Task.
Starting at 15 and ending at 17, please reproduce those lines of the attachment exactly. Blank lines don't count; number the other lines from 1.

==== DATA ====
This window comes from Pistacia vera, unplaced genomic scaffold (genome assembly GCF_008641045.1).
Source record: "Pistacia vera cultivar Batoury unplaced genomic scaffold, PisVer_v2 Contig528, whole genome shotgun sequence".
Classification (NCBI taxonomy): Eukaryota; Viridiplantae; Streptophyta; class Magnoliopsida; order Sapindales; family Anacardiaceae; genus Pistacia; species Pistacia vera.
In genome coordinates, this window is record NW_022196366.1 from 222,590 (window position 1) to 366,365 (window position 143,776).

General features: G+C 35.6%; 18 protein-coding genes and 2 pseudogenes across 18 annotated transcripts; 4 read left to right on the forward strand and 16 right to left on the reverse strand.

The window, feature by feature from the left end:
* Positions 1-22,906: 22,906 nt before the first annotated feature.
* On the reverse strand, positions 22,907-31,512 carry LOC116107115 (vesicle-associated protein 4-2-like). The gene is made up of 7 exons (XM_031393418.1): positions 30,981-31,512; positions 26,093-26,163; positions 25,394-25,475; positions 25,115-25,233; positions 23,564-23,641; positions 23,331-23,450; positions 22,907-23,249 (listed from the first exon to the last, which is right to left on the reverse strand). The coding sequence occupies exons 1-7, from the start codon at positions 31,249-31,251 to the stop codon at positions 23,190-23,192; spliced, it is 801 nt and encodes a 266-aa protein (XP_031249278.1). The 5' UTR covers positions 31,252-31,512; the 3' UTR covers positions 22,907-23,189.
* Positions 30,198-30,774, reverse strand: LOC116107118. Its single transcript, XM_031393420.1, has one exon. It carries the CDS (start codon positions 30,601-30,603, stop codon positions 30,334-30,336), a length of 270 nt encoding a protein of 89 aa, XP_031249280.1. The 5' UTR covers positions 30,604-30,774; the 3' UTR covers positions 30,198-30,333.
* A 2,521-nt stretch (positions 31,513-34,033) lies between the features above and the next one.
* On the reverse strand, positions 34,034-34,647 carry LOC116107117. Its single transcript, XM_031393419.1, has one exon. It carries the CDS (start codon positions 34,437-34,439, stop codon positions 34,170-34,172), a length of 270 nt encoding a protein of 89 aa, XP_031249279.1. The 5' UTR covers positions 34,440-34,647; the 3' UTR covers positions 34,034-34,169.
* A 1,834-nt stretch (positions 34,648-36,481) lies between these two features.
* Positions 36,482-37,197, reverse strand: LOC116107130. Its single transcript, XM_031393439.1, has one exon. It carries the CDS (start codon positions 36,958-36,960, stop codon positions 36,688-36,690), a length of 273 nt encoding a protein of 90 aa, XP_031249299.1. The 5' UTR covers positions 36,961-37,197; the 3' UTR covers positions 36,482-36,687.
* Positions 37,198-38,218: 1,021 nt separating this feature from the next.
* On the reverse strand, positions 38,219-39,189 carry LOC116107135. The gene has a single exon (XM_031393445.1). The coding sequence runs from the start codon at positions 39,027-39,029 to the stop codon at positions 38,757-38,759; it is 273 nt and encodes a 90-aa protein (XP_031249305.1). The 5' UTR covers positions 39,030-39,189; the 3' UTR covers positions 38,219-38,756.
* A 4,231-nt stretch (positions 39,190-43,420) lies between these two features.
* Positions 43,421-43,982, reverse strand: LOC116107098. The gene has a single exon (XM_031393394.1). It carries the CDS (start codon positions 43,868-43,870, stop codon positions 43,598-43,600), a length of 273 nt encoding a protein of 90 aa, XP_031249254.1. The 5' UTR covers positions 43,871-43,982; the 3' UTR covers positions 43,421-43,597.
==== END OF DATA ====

* On the reverse strand, positions 38,219-39,189 carry LOC116107135. The gene has a single exon (XM_031393445.1). The coding sequence runs from the start codon at positions 39,027-39,029 to the stop codon at positions 38,757-38,759; it is 273 nt and encodes a 90-aa protein (XP_031249305.1). The 5' UTR covers positions 39,030-39,189; the 3' UTR covers positions 38,219-38,756.
* A 4,231-nt stretch (positions 39,190-43,420) lies between these two features.
* Positions 43,421-43,982, reverse strand: LOC116107098. The gene has a single exon (XM_031393394.1). It carries the CDS (start codon positions 43,868-43,870, stop codon positions 43,598-43,600), a length of 273 nt encoding a protein of 90 aa, XP_031249254.1. The 5' UTR covers positions 43,871-43,982; the 3' UTR covers positions 43,421-43,597.